Measuring research impact

Related: Publishing your research; Developing your researcher profile

Journal Impact Factors

The journal impact factor is a measure of the frequency with which the ‘average article’ in a journal has been cited in a particular year. The impact factor will help you evaluate a journal’s relative importance, especially when you compare it to others in the same field. Knowing the impact factor may help you to decide where to publish your research.

How to find impact factors

  • Web of Science database – use the Analyze option in the database to rank journal titles.
  • Scopus database – features analytical tools and journal metrics.
  • Eigen Factor – ranks the quality and impact of journals. Similar to Thomson’s Impact Factor.

Further methods for assessing journal quality:
(usually indicated on the back of front cover of the journal or the journal’s website)

  • Check the peer review process, e.g. Double blind peer review, Panel reviewed.
  • Determine who is on the journal’s editorial committee or board.
  • Establish the publisher and/or database that abstracts, indexes or publishes a journal.
  • Identify the rejection rates of articles in your journals.

Ranking Lists


  • Journal Quality List (Prof. Anne-Wil Harzing) – covers Economics, Finance, Accounting, Management, and Marketing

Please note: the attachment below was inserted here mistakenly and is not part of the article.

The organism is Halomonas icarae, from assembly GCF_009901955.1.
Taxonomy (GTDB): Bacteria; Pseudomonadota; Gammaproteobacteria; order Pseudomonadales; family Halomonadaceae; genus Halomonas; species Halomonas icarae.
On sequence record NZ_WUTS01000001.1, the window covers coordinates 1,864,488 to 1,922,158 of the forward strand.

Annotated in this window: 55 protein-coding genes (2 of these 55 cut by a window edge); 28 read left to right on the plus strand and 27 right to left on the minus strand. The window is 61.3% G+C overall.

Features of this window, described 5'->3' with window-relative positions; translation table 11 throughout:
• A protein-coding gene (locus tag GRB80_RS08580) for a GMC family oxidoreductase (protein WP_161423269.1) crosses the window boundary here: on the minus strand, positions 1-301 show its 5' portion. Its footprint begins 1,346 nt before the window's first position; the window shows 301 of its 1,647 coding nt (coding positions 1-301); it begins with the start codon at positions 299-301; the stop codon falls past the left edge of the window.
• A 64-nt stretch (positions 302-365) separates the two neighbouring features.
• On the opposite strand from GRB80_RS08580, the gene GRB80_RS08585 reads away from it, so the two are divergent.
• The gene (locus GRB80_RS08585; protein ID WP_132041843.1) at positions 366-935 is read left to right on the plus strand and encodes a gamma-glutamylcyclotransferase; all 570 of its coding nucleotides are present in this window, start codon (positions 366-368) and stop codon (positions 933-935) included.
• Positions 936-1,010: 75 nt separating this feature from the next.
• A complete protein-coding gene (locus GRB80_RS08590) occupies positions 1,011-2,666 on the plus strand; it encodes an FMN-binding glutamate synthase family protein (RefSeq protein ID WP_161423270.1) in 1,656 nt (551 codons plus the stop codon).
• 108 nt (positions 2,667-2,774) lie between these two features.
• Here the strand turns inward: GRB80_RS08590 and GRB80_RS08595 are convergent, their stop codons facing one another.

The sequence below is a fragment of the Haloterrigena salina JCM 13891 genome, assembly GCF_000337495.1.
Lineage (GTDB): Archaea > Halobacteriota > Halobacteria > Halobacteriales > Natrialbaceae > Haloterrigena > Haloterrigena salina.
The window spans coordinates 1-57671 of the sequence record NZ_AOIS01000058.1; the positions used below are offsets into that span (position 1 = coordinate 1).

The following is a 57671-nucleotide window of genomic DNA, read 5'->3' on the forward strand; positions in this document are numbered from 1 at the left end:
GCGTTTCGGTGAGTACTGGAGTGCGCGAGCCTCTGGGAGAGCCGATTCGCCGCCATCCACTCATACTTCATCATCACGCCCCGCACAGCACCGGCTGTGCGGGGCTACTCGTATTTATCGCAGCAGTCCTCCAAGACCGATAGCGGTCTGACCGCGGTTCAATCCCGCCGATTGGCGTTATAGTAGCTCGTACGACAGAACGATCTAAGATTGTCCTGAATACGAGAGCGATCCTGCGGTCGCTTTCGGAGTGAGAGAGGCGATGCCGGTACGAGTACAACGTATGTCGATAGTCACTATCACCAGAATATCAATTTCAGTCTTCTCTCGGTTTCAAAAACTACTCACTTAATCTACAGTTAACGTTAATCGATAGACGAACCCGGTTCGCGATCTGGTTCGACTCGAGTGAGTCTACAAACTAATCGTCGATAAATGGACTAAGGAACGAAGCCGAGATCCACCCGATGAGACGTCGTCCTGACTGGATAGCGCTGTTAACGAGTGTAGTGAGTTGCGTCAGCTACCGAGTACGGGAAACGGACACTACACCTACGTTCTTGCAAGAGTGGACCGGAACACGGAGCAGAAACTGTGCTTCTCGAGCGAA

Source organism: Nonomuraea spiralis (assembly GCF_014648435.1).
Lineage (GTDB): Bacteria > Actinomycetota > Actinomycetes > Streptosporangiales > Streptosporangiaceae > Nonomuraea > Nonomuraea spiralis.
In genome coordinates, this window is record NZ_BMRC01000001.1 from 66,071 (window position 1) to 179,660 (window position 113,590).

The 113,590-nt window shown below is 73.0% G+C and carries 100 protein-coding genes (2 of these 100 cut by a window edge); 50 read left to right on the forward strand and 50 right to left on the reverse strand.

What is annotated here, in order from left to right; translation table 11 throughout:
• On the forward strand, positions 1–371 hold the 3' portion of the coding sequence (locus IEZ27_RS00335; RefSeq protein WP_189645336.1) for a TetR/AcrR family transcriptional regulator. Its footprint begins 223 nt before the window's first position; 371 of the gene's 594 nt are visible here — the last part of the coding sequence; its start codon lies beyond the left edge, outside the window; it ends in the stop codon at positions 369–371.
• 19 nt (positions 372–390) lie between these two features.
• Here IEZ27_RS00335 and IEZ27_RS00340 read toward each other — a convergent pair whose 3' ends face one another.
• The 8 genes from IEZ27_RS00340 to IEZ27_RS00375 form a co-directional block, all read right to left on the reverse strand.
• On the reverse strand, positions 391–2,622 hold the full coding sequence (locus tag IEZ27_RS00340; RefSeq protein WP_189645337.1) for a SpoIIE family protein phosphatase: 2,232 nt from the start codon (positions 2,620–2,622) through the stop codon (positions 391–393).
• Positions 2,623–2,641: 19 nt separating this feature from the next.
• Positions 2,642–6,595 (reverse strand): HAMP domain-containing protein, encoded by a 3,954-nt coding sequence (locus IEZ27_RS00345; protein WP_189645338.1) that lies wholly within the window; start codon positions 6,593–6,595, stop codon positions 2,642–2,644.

Sports Science



What is Altmetric?

  • A new way of measuring non-traditional forms of impact, which can be used for PBRF Research Contribution statements
  • Tracks and analyses online activity and attention around research and scholarship
  • Measures research impact in the media
  • Shows online conversations and commentary
What is Altmetric

What sources does Altmetric track?

  • News outlets
  • Social media and blogs
  • Post-publication peer review websites
  • Reference managers such as Mendeley
  • Policy documents
  • Other sources such as Twitter, Facebook and Google +

What can the data tell you?

  • What type of attention is this research receiving?
  • Where has this article received the most traction?
  • Which countries are engaging most with the content?
  • Has this article influenced policy, spurred new research, or engaged a new audience?
  • Are reactions to this article positive or negative?

But remember that the Altmetric numbers won’t tell you

  • The quality of the paper
  • The quantity of the researchers
  • The whole story

Altmetric is available at Lincoln University at three levels

  1. via Elements on individual publications

Click on altmetric-donut or altmetric-bar icon and you will be taken through to a summary of activity


  1. At the organisational level – Lincoln University.
    An organisational overview of Lincoln’s metrics is accessible via invitational link to LU account by registering your Lincoln email at Confirm returned link, login and explore.


  1. The global level by clicking on the ‘look at all articles instead’ link.

altmetric-global level

Resource Material

Author metrics

As well as Altmetric there are other methods of measuring the impact of your work:

H Index

The h-index is a citation based attempt to measure both the productivity and impact of an author.

Author identifiers

Author identifiers help you as an author to distinguish yourself from others with the same last name and initials, i.e. disambiguation:

Google Scholar Citations

Provides a simple way for you as an author to keep track of citations to your articles – you can check who is citing your publications and connect with other scholars in your field.

  • There are easy instructions on how to sign up to Google Scholar Citations and setup your own profile

Research impact videos